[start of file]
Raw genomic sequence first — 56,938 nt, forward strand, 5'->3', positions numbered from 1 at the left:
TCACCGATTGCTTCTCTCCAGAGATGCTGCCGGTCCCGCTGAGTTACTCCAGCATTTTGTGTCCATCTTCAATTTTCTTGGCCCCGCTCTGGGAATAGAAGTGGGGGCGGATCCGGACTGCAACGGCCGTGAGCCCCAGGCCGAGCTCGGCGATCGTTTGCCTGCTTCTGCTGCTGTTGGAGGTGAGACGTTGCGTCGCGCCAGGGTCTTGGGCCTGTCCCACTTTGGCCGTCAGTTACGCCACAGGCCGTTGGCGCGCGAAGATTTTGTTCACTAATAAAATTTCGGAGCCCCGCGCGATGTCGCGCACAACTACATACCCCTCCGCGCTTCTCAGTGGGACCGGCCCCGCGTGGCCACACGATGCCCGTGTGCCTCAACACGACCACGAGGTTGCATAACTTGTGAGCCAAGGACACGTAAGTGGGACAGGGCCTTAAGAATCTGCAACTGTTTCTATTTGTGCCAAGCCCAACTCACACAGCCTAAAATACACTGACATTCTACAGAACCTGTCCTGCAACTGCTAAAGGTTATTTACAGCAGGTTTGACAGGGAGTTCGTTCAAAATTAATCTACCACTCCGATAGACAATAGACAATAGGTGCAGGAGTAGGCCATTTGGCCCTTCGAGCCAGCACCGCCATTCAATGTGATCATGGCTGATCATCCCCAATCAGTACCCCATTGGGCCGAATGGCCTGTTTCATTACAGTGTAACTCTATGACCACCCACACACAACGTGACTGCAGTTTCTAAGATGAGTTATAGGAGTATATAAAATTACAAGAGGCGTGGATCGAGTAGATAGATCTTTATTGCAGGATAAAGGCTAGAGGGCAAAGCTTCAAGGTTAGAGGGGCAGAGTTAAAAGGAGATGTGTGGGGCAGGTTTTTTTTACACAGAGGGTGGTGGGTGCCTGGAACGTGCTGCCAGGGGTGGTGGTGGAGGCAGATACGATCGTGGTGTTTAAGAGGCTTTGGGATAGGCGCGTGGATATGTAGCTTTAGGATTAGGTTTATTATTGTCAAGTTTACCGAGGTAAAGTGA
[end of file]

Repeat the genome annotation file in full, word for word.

Raw genomic sequence first — 56,938 nt, forward strand, 5'->3', positions numbered from 1 at the left:
TCACCGATTGCTTCTCTCCAGAGATGCTGCCGGTCCCGCTGAGTTACTCCAGCATTTTGTGTCCATCTTCAATTTTCTTGGCCCCGCTCTGGGAATAGAAGTGGGGGCGGATCCGGACTGCAACGGCCGTGAGCCCCAGGCCGAGCTCGGCGATCGTTTGCCTGCTTCTGCTGCTGTTGGAGGTGAGACGTTGCGTCGCGCCAGGGTCTTGGGCCTGTCCCACTTTGGCCGTCAGTTACGCCACAGGCCGTTGGCGCGCGAAGATTTTGTTCACTAATAAAATTTCGGAGCCCCGCGCGATGTCGCGCACAACTACATACCCCTCCGCGCTTCTCAGTGGGACCGGCCCCGCGTGGCCACACGATGCCCGTGTGCCTCAACACGACCACGAGGTTGCATAACTTGTGAGCCAAGGACACGTAAGTGGGACAGGGCCTTAAGAATCTGCAACTGTTTCTATTTGTGCCAAGCCCAACTCACACAGCCTAAAATACACTGACATTCTACAGAACCTGTCCTGCAACTGCTAAAGGTTATTTACAGCAGGTTTGACAGGGAGTTCGTTCAAAATTAATCTACCACTCCGATAGACAATAGACAATAGGTGCAGGAGTAGGCCATTTGGCCCTTCGAGCCAGCACCGCCATTCAATGTGATCATGGCTGATCATCCCCAATCAGTACCCCATTGGGCCGAATGGCCTGTTTCATTACAGTGTAACTCTATGACCACCCACACACAACGTGACTGCAGTTTCTAAGATGAGTTATAGGAGTATATAAAATTACAAGAGGCGTGGATCGAGTAGATAGATCTTTATTGCAGGATAAAGGCTAGAGGGCAAAGCTTCAAGGTTAGAGGGGCAGAGTTAAAAGGAGATGTGTGGGGCAGGTTTTTTTTACACAGAGGGTGGTGGGTGCCTGGAACGTGCTGCCAGGGGTGGTGGTGGAGGCAGATACGATCGTGGTGTTTAAGAGGCTTTGGGATAGGCGCGTGGATATGTAGCTTTAGGATTAGGTTTATTATTGTCAAGTTTACCGAGGTAAAGTGA